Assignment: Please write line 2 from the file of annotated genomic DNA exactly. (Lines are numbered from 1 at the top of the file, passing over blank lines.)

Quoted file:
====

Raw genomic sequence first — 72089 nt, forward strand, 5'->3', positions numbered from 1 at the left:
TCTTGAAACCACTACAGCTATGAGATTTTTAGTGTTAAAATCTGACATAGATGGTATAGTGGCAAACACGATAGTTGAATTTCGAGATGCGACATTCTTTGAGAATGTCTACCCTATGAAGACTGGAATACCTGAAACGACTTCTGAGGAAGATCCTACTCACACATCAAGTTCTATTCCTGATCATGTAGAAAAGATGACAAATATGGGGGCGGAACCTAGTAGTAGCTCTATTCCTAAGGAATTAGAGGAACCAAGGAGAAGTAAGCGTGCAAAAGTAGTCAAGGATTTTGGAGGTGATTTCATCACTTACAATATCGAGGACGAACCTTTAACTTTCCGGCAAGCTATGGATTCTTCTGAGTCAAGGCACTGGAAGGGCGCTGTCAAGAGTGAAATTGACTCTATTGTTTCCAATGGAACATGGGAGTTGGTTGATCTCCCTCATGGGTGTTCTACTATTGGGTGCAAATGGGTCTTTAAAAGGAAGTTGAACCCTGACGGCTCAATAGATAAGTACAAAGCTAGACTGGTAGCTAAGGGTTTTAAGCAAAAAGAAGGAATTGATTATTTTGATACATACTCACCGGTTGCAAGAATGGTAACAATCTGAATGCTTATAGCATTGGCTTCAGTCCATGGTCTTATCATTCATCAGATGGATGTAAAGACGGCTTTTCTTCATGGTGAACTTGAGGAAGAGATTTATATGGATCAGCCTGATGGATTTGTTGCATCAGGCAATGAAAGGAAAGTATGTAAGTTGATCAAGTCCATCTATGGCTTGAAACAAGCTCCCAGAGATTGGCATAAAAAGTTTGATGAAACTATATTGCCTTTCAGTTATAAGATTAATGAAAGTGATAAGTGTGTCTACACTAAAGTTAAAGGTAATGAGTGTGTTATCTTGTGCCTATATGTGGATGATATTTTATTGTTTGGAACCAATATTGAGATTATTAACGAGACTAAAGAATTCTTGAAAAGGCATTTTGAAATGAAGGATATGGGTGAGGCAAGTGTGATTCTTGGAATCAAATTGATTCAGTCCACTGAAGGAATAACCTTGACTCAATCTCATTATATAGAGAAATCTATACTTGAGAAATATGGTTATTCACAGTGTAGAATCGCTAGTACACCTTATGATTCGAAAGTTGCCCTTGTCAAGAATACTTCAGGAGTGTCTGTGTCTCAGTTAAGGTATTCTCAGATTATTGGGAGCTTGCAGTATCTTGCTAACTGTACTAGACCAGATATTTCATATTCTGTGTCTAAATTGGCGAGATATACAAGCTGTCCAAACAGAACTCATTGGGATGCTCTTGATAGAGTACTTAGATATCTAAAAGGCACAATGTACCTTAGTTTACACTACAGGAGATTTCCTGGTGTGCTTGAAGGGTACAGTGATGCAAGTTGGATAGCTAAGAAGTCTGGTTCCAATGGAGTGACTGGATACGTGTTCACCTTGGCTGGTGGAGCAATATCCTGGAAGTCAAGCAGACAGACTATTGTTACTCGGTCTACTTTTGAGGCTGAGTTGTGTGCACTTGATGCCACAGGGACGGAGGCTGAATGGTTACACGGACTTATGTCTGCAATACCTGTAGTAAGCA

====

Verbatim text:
TCTTGAAACCACTACAGCTATGAGATTTTTAGTGTTAAAATCTGACATAGATGGTATAGTGGCAAACACGATAGTTGAATTTCGAGATGCGACATTCTTTGAGAATGTCTACCCTATGAAGACTGGAATACCTGAAACGACTTCTGAGGAAGATCCTACTCACACATCAAGTTCTATTCCTGATCATGTAGAAAAGATGACAAATATGGGGGCGGAACCTAGTAGTAGCTCTATTCCTAAGGAATTAGAGGAACCAAGGAGAAGTAAGCGTGCAAAAGTAGTCAAGGATTTTGGAGGTGATTTCATCACTTACAATATCGAGGACGAACCTTTAACTTTCCGGCAAGCTATGGATTCTTCTGAGTCAAGGCACTGGAAGGGCGCTGTCAAGAGTGAAATTGACTCTATTGTTTCCAATGGAACATGGGAGTTGGTTGATCTCCCTCATGGGTGTTCTACTATTGGGTGCAAATGGGTCTTTAAAAGGAAGTTGAACCCTGACGGCTCAATAGATAAGTACAAAGCTAGACTGGTAGCTAAGGGTTTTAAGCAAAAAGAAGGAATTGATTATTTTGATACATACTCACCGGTTGCAAGAATGGTAACAATCTGAATGCTTATAGCATTGGCTTCAGTCCATGGTCTTATCATTCATCAGATGGATGTAAAGACGGCTTTTCTTCATGGTGAACTTGAGGAAGAGATTTATATGGATCAGCCTGATGGATTTGTTGCATCAGGCAATGAAAGGAAAGTATGTAAGTTGATCAAGTCCATCTATGGCTTGAAACAAGCTCCCAGAGATTGGCATAAAAAGTTTGATGAAACTATATTGCCTTTCAGTTATAAGATTAATGAAAGTGATAAGTGTGTCTACACTAAAGTTAAAGGTAATGAGTGTGTTATCTTGTGCCTATATGTGGATGATATTTTATTGTTTGGAACCAATATTGAGATTATTAACGAGACTAAAGAATTCTTGAAAAGGCATTTTGAAATGAAGGATATGGGTGAGGCAAGTGTGATTCTTGGAATCAAATTGATTCAGTCCACTGAAGGAATAACCTTGACTCAATCTCATTATATAGAGAAATCTATACTTGAGAAATATGGTTATTCACAGTGTAGAATCGCTAGTACACCTTATGATTCGAAAGTTGCCCTTGTCAAGAATACTTCAGGAGTGTCTGTGTCTCAGTTAAGGTATTCTCAGATTATTGGGAGCTTGCAGTATCTTGCTAACTGTACTAGACCAGATATTTCATATTCTGTGTCTAAATTGGCGAGATATACAAGCTGTCCAAACAGAACTCATTGGGATGCTCTTGATAGAGTACTTAGATATCTAAAAGGCACAATGTACCTTAGTTTACACTACAGGAGATTTCCTGGTGTGCTTGAAGGGTACAGTGATGCAAGTTGGATAGCTAAGAAGTCTGGTTCCAATGGAGTGACTGGATACGTGTTCACCTTGGCTGGTGGAGCAATATCCTGGAAGTCAAGCAGACAGACTATTGTTACTCGGTCTACTTTTGAGGCTGAGTTGTGTGCACTTGATGCCACAGGGACGGAGGCTGAATGGTTACACGGACTTATGTCTGCAATACCTGTAGTAAGCA